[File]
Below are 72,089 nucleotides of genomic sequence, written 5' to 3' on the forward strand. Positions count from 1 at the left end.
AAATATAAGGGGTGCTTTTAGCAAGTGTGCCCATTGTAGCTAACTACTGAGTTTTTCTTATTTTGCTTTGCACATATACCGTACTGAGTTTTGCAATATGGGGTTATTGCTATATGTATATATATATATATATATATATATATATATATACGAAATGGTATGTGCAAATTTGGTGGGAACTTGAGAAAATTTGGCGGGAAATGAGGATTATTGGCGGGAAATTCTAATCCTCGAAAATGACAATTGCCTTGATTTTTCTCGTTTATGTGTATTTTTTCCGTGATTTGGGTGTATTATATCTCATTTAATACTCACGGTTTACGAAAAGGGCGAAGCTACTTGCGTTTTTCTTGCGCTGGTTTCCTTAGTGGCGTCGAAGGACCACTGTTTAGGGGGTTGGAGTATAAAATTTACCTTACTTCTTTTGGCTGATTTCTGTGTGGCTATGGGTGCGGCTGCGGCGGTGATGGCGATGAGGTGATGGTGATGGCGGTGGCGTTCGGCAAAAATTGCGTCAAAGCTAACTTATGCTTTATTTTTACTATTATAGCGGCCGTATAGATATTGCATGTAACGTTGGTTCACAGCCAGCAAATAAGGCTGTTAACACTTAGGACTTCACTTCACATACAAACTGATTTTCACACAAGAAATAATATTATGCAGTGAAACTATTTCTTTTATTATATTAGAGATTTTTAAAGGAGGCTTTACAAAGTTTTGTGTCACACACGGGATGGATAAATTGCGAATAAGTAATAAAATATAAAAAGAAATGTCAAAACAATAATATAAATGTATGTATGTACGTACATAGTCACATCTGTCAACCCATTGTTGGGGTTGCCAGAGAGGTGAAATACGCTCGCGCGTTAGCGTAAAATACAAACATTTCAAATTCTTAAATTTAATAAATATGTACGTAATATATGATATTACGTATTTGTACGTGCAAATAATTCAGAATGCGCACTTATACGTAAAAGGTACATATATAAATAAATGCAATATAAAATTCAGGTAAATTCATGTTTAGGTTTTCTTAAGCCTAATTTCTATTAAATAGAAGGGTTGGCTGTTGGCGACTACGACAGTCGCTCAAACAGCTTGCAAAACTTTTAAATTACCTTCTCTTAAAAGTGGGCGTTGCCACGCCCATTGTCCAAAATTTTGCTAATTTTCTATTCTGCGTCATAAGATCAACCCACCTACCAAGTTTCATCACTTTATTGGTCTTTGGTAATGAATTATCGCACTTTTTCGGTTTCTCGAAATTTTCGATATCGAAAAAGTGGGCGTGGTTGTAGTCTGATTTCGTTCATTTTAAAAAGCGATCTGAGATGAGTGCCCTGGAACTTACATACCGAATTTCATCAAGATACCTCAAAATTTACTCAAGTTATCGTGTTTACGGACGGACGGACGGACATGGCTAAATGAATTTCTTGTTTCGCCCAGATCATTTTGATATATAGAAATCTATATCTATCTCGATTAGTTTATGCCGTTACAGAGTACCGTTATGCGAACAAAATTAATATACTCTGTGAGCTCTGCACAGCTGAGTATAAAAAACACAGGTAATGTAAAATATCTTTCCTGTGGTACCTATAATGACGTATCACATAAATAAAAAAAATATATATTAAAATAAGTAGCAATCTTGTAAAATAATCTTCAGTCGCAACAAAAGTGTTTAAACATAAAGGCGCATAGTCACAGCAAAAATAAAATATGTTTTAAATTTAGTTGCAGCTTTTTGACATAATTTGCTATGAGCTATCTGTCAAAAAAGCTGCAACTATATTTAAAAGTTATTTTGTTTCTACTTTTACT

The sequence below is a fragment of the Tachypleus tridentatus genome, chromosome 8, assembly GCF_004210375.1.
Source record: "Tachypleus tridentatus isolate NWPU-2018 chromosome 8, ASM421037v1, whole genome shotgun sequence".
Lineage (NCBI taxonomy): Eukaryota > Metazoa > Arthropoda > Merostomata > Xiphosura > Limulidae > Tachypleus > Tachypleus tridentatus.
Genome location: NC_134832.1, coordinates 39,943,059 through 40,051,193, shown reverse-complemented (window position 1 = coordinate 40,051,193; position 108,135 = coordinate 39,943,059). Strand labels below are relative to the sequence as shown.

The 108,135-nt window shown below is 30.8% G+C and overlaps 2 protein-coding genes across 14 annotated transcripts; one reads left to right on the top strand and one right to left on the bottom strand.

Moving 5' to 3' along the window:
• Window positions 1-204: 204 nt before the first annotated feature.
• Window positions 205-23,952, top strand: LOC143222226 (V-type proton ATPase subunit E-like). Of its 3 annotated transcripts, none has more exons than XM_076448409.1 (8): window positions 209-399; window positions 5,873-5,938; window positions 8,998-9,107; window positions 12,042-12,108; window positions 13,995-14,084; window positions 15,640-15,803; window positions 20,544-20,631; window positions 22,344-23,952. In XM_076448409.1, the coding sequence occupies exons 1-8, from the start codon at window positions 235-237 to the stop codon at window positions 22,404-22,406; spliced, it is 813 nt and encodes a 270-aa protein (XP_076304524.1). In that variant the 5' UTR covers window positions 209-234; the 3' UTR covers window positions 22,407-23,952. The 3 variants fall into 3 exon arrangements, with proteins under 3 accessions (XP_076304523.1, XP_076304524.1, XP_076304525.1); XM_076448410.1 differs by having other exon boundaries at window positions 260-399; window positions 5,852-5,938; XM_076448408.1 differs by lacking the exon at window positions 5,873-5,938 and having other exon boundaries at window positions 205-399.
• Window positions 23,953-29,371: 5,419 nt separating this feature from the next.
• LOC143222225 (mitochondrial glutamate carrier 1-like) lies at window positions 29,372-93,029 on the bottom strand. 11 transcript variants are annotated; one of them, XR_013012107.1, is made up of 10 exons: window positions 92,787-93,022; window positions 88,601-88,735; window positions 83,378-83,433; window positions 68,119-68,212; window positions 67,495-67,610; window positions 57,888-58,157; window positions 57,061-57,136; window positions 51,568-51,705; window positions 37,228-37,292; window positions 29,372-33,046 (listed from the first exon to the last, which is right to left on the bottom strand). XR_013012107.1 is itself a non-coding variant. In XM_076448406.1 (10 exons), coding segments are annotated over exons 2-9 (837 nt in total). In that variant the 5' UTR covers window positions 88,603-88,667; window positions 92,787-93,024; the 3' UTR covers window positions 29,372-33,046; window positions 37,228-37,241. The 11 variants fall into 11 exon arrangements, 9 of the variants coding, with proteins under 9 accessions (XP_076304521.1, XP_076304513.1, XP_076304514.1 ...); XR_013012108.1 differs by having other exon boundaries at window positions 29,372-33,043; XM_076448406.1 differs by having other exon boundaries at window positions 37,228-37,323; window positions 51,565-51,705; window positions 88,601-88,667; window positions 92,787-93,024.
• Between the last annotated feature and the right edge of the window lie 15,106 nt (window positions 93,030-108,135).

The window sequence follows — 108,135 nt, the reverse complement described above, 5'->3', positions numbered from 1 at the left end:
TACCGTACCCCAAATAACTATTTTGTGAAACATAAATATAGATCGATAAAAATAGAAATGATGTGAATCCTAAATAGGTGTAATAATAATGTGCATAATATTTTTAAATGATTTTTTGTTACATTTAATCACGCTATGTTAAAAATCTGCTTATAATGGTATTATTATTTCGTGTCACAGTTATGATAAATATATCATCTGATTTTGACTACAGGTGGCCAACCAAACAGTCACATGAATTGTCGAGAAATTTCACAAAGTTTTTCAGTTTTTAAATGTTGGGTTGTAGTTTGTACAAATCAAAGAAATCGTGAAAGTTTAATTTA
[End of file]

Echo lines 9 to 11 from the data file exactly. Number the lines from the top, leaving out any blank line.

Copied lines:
• Window positions 1-204: 204 nt before the first annotated feature.
• Window positions 205-23,952, top strand: LOC143222226 (V-type proton ATPase subunit E-like). Of its 3 annotated transcripts, none has more exons than XM_076448409.1 (8): window positions 209-399; window positions 5,873-5,938; window positions 8,998-9,107; window positions 12,042-12,108; window positions 13,995-14,084; window positions 15,640-15,803; window positions 20,544-20,631; window positions 22,344-23,952. In XM_076448409.1, the coding sequence occupies exons 1-8, from the start codon at window positions 235-237 to the stop codon at window positions 22,404-22,406; spliced, it is 813 nt and encodes a 270-aa protein (XP_076304524.1). In that variant the 5' UTR covers window positions 209-234; the 3' UTR covers window positions 22,407-23,952. The 3 variants fall into 3 exon arrangements, with proteins under 3 accessions (XP_076304523.1, XP_076304524.1, XP_076304525.1); XM_076448410.1 differs by having other exon boundaries at window positions 260-399; window positions 5,852-5,938; XM_076448408.1 differs by lacking the exon at window positions 5,873-5,938 and having other exon boundaries at window positions 205-399.
• Window positions 23,953-29,371: 5,419 nt separating this feature from the next.